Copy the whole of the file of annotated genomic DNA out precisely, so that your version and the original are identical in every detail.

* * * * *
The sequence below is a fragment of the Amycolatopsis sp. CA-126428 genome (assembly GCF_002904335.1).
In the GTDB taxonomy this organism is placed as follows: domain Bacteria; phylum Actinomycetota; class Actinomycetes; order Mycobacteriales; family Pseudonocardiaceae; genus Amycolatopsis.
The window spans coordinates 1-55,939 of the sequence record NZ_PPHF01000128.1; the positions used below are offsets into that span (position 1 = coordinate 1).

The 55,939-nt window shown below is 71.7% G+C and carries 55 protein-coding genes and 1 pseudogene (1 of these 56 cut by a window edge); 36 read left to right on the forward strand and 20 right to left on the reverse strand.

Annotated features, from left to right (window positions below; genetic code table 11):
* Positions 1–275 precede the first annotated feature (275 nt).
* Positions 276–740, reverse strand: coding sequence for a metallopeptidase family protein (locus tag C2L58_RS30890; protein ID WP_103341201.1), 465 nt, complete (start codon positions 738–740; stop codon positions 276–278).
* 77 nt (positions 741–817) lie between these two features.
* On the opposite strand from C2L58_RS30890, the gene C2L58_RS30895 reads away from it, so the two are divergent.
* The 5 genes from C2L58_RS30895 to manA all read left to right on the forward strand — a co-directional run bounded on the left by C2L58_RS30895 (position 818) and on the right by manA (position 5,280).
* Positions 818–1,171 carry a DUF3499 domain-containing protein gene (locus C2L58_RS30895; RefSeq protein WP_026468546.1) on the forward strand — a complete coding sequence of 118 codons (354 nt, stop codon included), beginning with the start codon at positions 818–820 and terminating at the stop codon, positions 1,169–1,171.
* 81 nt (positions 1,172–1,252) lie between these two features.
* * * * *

The sequence below is a fragment of the Amycolatopsis sp. CA-126428 genome (assembly GCF_002904335.1).
In the GTDB taxonomy this organism is placed as follows: domain Bacteria; phylum Actinomycetota; class Actinomycetes; order Mycobacteriales; family Pseudonocardiaceae; genus Amycolatopsis.
The window spans coordinates 1-55,939 of the sequence record NZ_PPHF01000128.1; the positions used below are offsets into that span (position 1 = coordinate 1).

The 55,939-nt window shown below is 71.7% G+C and carries 55 protein-coding genes and 1 pseudogene (1 of these 56 cut by a window edge); 36 read left to right on the forward strand and 20 right to left on the reverse strand.

Annotated features, from left to right (window positions below; genetic code table 11):
* Positions 1–275 precede the first annotated feature (275 nt).
* Positions 276–740, reverse strand: coding sequence for a metallopeptidase family protein (locus tag C2L58_RS30890; protein ID WP_103341201.1), 465 nt, complete (start codon positions 738–740; stop codon positions 276–278).
* 77 nt (positions 741–817) lie between these two features.
* On the opposite strand from C2L58_RS30890, the gene C2L58_RS30895 reads away from it, so the two are divergent.
* The 5 genes from C2L58_RS30895 to manA all read left to right on the forward strand — a co-directional run bounded on the left by C2L58_RS30895 (position 818) and on the right by manA (position 5,280).
* Positions 818–1,171 carry a DUF3499 domain-containing protein gene (locus C2L58_RS30895; RefSeq protein WP_026468546.1) on the forward strand — a complete coding sequence of 118 codons (354 nt, stop codon included), beginning with the start codon at positions 818–820 and terminating at the stop codon, positions 1,169–1,171.
* 81 nt (positions 1,172–1,252) lie between these two features.